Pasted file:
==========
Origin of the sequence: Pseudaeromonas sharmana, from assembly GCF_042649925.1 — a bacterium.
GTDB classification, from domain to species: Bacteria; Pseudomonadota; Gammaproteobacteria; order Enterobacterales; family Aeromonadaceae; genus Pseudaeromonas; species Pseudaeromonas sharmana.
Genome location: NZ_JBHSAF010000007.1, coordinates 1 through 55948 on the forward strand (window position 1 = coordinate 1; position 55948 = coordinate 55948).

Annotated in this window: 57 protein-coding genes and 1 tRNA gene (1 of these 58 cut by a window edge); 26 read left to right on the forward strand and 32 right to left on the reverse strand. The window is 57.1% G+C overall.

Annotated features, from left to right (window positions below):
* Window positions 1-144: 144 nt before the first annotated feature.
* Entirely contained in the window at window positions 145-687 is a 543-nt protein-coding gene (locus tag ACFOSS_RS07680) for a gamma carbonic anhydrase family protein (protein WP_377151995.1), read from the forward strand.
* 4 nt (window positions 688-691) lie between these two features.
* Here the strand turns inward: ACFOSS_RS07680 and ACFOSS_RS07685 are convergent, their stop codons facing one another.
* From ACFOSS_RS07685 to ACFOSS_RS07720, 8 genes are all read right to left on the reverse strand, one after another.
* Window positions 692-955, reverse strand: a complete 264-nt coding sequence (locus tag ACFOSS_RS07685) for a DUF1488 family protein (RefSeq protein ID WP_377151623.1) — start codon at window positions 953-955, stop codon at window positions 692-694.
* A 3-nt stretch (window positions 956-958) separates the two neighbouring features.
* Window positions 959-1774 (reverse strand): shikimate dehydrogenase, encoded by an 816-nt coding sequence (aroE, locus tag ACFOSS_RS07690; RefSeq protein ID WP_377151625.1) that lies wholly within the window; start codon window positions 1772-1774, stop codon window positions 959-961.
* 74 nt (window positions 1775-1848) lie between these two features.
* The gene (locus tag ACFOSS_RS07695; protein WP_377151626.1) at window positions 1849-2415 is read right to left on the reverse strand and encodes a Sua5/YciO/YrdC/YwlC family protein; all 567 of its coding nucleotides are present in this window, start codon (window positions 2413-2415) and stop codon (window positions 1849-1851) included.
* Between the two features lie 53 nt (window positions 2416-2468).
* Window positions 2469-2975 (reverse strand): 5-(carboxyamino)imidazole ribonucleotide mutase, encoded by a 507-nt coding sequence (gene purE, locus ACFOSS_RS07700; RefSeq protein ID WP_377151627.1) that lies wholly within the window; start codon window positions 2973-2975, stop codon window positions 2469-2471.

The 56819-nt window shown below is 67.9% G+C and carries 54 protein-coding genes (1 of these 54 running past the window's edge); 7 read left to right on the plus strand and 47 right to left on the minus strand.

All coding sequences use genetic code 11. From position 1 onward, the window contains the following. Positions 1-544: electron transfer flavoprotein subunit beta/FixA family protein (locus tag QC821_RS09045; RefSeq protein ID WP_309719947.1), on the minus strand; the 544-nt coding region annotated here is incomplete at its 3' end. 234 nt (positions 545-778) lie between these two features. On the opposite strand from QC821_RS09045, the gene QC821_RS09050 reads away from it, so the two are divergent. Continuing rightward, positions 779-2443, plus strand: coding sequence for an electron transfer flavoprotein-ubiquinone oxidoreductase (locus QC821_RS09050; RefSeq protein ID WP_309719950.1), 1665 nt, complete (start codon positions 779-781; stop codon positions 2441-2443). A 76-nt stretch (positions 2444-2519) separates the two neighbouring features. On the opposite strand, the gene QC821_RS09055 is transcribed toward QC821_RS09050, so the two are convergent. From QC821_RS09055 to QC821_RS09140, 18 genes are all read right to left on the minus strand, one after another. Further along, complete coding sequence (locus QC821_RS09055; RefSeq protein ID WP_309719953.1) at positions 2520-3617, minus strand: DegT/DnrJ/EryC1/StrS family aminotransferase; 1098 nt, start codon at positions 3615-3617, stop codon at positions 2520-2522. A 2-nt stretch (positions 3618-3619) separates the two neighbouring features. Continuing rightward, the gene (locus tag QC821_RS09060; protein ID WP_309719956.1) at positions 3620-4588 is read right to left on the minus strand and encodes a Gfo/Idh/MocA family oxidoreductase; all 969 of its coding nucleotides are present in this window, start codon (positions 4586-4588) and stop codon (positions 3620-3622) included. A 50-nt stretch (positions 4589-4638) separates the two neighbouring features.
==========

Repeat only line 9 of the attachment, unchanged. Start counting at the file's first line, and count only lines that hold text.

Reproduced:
* Here the strand turns inward: ACFOSS_RS07680 and ACFOSS_RS07685 are convergent, their stop codons facing one another.